My Linux experience began in the late 90s when I was a Physics Ph.D. student in New York University. In addition to the university and department networks of Sun/IBM/SGI workstations, every graduate student in our department had access to a small cluster of about thirty Debian installations built by a talented graduate student on recycled Intel 486 machines that were too old to run windows 95. I also installed a Redhat in my personal Compaq laptop and later had a desktop Debian/KDE with a huge 17" CRT in our research group.
With these Linux machines, I did computer simulation of Hall effects, built a framework for the department website in Perl/CGI with some open source goodies like ImageMagick, finished my thesis and as a side project, developed a transcript analysis system for a social psychology group in the psychology department that shared the same building with us.
I spend a few years teaching undergraduate physics in universities as a non-research assistant professor and left Linux and programming for a while.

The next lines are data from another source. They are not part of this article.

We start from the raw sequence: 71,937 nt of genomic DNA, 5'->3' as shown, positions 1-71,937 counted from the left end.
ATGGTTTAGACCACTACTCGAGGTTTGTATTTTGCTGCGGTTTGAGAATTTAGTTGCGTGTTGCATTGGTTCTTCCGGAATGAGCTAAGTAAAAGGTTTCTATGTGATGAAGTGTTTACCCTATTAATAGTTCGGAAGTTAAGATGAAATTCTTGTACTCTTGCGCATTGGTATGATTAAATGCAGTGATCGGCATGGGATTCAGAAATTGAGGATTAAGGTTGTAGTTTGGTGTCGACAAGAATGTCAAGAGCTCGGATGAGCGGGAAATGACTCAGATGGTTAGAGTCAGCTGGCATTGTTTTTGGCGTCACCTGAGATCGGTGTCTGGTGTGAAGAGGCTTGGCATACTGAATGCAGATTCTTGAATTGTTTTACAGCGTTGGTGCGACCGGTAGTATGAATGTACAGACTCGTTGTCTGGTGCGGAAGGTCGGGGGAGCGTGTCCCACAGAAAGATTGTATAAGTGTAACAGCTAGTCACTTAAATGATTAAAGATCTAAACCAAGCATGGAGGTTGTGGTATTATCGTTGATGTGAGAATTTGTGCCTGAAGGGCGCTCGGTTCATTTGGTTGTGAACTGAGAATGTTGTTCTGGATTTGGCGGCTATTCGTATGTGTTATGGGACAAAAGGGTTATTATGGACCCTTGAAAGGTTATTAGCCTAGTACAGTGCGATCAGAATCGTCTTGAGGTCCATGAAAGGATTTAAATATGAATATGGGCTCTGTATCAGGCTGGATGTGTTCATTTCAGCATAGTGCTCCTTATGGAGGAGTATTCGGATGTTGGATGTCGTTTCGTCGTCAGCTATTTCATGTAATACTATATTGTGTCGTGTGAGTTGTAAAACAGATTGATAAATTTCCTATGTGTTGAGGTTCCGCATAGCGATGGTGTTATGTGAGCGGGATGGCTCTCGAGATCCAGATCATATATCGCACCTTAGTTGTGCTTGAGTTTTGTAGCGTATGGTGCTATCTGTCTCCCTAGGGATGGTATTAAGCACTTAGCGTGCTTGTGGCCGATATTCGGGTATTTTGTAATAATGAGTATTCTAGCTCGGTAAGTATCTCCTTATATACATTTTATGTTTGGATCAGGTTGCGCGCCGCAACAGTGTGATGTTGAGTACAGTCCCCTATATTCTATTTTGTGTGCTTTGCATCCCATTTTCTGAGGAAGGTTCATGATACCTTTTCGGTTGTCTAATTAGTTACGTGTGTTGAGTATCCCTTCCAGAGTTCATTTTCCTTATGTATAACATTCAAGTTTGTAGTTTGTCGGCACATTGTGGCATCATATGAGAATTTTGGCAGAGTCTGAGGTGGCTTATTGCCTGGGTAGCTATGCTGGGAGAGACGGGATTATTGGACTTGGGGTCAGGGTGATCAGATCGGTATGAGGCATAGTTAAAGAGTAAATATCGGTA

I left university teaching in 2008 to explore using open source culture and web technologies to build an education framework for the social-network generation.
My reunion with Linux was about a year ago when I discovered that I can run Linux VMs in VirtualBox on my 24" iMac. Currently my working environment includes a 64bt Karmic 64bit in VirtualBox running on OS X 10.6 and a 64bit 8.04 LTS in the cloud so that I can access it with SSH+Emacs on my old PowerBook G4 running OS X 10.2.
I am in an early brainstorming stage of the learnr.net project.